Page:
A Paypal alternative is saving us thousands.
Up front, I hate bank fees and gouging by financial institutions. More specifically, I hate paying more than I should for a substandard service. Freelancers, bloggers, and Digital Nomads (like us) have the luxury of working from anywhere in the world for clients across the globe. As long as we coordinate and communicate to meet our client’s requirements and deadlines, it doesn’t matter if we’re working from a bar on Boracay or snuggled up in front of the fire in a mountain retreat in Montana. Sounds like a dream, right?
But one of our most significant issues is providing our clients with options for secure payment without attracting a bundle of fees. Up until recently, Paypal was the default option because they are the biggest in the market. Large platforms like Upwork, paid out solely by Paypal, as did larger publishing companies that I work for, like International Living. Freelancers working with various currencies reluctantly accepted their significant fees and poor foreign exchange rates, plundering a large chunk out of our income. I quote some numbers below, and you’ll understand why I’m so excited about Wise Borderless, a new, free Paypal alternative.
If you don’t have time to read about my experience, how much money I’m now saving, and why I’m so excited, sign up for a FREE Wise Borderless account, and see for yourself.
UPDATE: April 2023 – Wise now has a debit card that you can use worldwide. Much cheaper and more convenient than my regular bank’s credit and debit card. I’ll update this blog with more of the benefits, but let’s just say we have used it extensively in Europe, South Asia, Noth America, and Australia so far, and it’s brilliant. I especially like the eCard options for online shopping and the extra security features, such as instantly freezing and unfreezing each card instance.
Why I wanted an alternative to Paypal for payments and currency transfers.
1. Paypal Fees are significant. Here’s an example:
A client paid USD 1,107.85 into my Paypal account on the 15th of September, 2017. Awesome, I love notifications like that. But how much do you think made it into my Paypal account? You might be shocked. Just 1067.67 USD! That’s right. Fees ate up $40.18!!! Or 3.6%. That adds up to around $480 per year or more, just from this one client.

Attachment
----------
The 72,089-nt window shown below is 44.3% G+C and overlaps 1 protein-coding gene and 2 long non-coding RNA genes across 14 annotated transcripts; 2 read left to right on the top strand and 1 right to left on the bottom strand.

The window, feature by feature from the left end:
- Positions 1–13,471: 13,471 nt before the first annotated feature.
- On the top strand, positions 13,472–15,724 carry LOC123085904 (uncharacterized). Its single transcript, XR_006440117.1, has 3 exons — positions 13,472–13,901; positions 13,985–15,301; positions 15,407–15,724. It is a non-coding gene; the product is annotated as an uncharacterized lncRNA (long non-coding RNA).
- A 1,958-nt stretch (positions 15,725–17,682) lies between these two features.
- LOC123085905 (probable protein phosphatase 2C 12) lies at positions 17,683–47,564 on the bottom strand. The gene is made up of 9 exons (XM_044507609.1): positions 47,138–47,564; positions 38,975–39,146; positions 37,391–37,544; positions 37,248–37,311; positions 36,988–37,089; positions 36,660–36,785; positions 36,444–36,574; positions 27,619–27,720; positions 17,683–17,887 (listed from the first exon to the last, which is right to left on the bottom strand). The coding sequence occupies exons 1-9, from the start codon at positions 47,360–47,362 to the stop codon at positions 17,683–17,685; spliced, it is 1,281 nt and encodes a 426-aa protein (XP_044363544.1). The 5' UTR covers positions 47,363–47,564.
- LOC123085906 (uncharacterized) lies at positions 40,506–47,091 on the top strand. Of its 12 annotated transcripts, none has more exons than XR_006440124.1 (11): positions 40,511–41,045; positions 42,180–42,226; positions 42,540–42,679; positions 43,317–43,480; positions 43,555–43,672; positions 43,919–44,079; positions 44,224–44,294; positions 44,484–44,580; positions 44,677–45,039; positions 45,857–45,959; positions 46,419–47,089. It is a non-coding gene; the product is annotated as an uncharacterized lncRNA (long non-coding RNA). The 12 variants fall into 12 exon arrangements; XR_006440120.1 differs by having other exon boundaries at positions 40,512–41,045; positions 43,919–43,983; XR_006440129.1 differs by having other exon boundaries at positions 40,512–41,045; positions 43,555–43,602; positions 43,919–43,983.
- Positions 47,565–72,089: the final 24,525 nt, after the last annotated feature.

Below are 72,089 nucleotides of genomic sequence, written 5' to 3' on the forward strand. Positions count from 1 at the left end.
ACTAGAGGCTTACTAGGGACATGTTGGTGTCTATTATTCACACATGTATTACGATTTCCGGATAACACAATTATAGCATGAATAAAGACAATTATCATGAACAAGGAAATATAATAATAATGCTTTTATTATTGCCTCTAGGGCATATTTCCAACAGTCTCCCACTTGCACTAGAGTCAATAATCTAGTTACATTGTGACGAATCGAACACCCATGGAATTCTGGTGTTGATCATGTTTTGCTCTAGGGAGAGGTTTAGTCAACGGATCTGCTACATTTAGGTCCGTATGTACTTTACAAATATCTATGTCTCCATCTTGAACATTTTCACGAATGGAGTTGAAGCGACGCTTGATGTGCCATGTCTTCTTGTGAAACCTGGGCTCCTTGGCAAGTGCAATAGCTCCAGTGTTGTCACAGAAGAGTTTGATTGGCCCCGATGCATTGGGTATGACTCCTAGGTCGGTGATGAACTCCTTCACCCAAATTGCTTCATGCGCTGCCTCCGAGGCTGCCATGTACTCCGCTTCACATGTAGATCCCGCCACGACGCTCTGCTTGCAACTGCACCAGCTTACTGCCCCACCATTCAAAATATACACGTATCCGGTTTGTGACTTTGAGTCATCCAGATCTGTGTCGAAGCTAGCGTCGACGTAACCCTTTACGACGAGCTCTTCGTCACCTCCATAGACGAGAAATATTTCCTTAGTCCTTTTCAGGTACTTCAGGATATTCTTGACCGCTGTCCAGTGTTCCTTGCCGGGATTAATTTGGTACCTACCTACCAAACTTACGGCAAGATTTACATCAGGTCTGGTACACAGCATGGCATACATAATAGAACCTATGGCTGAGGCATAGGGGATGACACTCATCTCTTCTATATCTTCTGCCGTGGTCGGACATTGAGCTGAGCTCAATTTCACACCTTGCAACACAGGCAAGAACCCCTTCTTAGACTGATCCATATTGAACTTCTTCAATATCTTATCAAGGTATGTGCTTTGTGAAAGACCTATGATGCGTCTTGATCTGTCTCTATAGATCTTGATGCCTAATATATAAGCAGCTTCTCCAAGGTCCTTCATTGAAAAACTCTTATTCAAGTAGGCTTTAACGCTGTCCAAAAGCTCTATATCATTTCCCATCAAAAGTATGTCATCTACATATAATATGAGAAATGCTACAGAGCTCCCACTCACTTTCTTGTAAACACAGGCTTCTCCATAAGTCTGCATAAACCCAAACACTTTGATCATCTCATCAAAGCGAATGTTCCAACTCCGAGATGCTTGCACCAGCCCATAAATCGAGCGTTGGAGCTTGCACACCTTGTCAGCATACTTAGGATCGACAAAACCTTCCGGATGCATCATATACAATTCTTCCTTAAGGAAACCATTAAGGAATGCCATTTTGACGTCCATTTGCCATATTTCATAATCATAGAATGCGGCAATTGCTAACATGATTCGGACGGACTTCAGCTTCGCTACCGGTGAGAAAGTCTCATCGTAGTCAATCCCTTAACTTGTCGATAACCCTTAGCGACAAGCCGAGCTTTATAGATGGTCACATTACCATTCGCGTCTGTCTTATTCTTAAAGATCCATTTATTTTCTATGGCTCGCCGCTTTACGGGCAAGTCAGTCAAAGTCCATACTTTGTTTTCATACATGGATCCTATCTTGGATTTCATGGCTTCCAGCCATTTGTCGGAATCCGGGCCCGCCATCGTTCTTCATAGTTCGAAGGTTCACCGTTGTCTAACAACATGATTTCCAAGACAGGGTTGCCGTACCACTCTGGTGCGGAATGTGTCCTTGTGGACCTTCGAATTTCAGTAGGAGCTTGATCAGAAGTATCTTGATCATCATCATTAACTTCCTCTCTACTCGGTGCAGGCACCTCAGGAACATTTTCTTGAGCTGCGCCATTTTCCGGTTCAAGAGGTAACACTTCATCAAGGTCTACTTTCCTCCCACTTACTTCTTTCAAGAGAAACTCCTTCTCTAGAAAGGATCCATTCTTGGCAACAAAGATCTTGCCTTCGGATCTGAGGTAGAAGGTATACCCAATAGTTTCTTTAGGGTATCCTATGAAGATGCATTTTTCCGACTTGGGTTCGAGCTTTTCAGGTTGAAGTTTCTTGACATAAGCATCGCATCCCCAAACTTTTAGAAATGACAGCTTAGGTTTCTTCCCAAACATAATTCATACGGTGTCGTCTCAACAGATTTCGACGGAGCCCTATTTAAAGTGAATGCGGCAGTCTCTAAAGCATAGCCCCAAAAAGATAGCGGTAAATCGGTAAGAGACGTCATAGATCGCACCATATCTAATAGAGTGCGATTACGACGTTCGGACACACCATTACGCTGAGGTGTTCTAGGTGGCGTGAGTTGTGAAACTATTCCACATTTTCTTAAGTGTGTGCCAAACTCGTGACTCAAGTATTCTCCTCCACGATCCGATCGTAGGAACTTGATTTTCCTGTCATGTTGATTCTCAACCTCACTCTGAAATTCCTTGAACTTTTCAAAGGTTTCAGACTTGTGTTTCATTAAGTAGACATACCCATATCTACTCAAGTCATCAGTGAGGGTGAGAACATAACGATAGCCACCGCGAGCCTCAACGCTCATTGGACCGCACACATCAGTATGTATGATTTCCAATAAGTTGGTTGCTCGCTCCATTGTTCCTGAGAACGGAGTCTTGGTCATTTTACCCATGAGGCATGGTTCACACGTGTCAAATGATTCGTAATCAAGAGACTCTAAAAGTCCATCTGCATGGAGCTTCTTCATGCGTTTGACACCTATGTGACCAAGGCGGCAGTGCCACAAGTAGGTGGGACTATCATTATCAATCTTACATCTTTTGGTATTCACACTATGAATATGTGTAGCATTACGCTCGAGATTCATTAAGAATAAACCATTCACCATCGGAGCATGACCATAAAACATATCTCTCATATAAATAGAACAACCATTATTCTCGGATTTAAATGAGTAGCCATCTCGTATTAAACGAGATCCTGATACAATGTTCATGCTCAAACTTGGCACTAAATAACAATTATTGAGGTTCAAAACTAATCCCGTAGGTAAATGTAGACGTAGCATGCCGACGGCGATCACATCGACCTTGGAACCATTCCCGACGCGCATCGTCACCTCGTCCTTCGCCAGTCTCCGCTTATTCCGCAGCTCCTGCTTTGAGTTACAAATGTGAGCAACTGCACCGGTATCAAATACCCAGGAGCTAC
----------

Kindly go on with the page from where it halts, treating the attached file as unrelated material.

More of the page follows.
Even Upwork charges half the amount to transfer your money to your local bank account as it does Paypal. (0.99c vs. $2.00.) Not such a huge difference, but it’s my money. I’d like to keep as much of it as I can, thank you very much.
2. Paypal’s Foreign Exchange rates are terrible.
I’m an Australian. My bank accounts for routine living expenses are in Australian dollars (AUD). At some point, I need to get my USD into my AUD account to live and pay off my credit card.
The rate quoted by Reuters for USD to AUD today (24th October 2017) is 1.2811. So, you would receive around 1281 AUD for every 1000 USD. Note this is the mid-market rate (midway between the buy and sell rates). Unless you’re a big bank, you usually won’t get this rate, which varies depending on to who you transfer your money. That’s precisely the point I want to demonstrate below.
If I transfer USD 1000 from my Paypal account to my AUD account right now, I would only receive ~ $1245 (a rate of 1.244882). That’s approximately $36 less or 3.6%!
So to extend the example above….
If we take the original amount from the client (1107.85 USD), I should receive 1107.85 x 1.2811 = 1419.26 AUD if the mid-rate is used.
What I actually get is a different matter. By the time MY money makes its way to my AUD account I only receive 1329 AUD (1107.85 – 40.18) = (1067.67 x 1.244882) = 1329.
That’s AUD 91 less or ~ 6.3 % less. That sucks!!!
3. It’s inconvenient to use Paypal for a range of currencies
This part gets so complicated I haven’t even gone there. According to the rules, you can only have one Paypal account per country. So if I want to transact in Euro, British Pounds, or any other currency, I would need to apply and have a different login for each one. That makes moving between currencies confusing and incredibly inconvenient, AND I still have to use their crappy exchange rate.
4. Paypal is not particularly transparent about its fees for International payments
You have to go digging to find out what they are. Here’s the link to their FEE information. Note that you must go to the “Legal Agreement” to get more information on each country. Anyone else got time for that?? I certainly don’t.
5. Paypal customer service is woeful
The few times I have had the misfortune to have to contact Paypal support to sort out an issue I was on the helpline for upwards of 30 minutes several times. The way I finally got some action was to go to their Facebook Page and complain and then use the FB message function. Granted, when I finally got a real person on the end of the line, we got things sorted, but getting to that stage was like pulling teeth. All this happened while they locked my account with over $1000 in situ. It’s not just me. Google ‘Paypal complaints’ and take a look for yourself. Better still, go to Trust Pilot and read the reviews there.
Why I choose Wise Borderless vs Paypal for my business
1. 28 different currencies – 1 log in
I can have up to 28 different currency accounts all from the same login! That’s right, 28 of the world’s major currencies and more are coming soon. Your USD clients can send money directly to your USD account. Your British clients can pay you in pounds, Eurozone clients in Euros, Norwegian clients in Kroner, and Mexican clients in Pesos. You can then move your money around these accounts for quite low fees (see below.) Incredible right?